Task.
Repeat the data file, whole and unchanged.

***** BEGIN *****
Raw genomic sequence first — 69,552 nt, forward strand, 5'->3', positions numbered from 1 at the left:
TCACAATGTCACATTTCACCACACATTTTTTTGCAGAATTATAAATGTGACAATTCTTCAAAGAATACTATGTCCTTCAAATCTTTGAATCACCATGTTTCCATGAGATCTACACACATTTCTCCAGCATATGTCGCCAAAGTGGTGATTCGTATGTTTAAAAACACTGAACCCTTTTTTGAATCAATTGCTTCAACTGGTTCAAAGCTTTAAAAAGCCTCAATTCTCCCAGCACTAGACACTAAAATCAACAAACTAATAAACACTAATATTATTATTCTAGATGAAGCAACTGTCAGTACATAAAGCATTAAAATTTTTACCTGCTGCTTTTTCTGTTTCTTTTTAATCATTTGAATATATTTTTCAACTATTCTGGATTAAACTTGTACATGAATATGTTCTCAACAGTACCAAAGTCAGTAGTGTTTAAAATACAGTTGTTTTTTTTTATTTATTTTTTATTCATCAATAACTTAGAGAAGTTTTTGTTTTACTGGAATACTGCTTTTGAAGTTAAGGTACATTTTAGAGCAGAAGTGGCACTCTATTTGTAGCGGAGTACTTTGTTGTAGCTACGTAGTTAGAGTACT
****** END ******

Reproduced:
Raw genomic sequence first — 69,552 nt, forward strand, 5'->3', positions numbered from 1 at the left:
TCACAATGTCACATTTCACCACACATTTTTTTGCAGAATTATAAATGTGACAATTCTTCAAAGAATACTATGTCCTTCAAATCTTTGAATCACCATGTTTCCATGAGATCTACACACATTTCTCCAGCATATGTCGCCAAAGTGGTGATTCGTATGTTTAAAAACACTGAACCCTTTTTTGAATCAATTGCTTCAACTGGTTCAAAGCTTTAAAAAGCCTCAATTCTCCCAGCACTAGACACTAAAATCAACAAACTAATAAACACTAATATTATTATTCTAGATGAAGCAACTGTCAGTACATAAAGCATTAAAATTTTTACCTGCTGCTTTTTCTGTTTCTTTTTAATCATTTGAATATATTTTTCAACTATTCTGGATTAAACTTGTACATGAATATGTTCTCAACAGTACCAAAGTCAGTAGTGTTTAAAATACAGTTGTTTTTTTTTATTTATTTTTTATTCATCAATAACTTAGAGAAGTTTTTGTTTTACTGGAATACTGCTTTTGAAGTTAAGGTACATTTTAGAGCAGAAGTGGCACTCTATTTGTAGCGGAGTACTTTGTTGTAGCTACGTAGTTAGAGTACT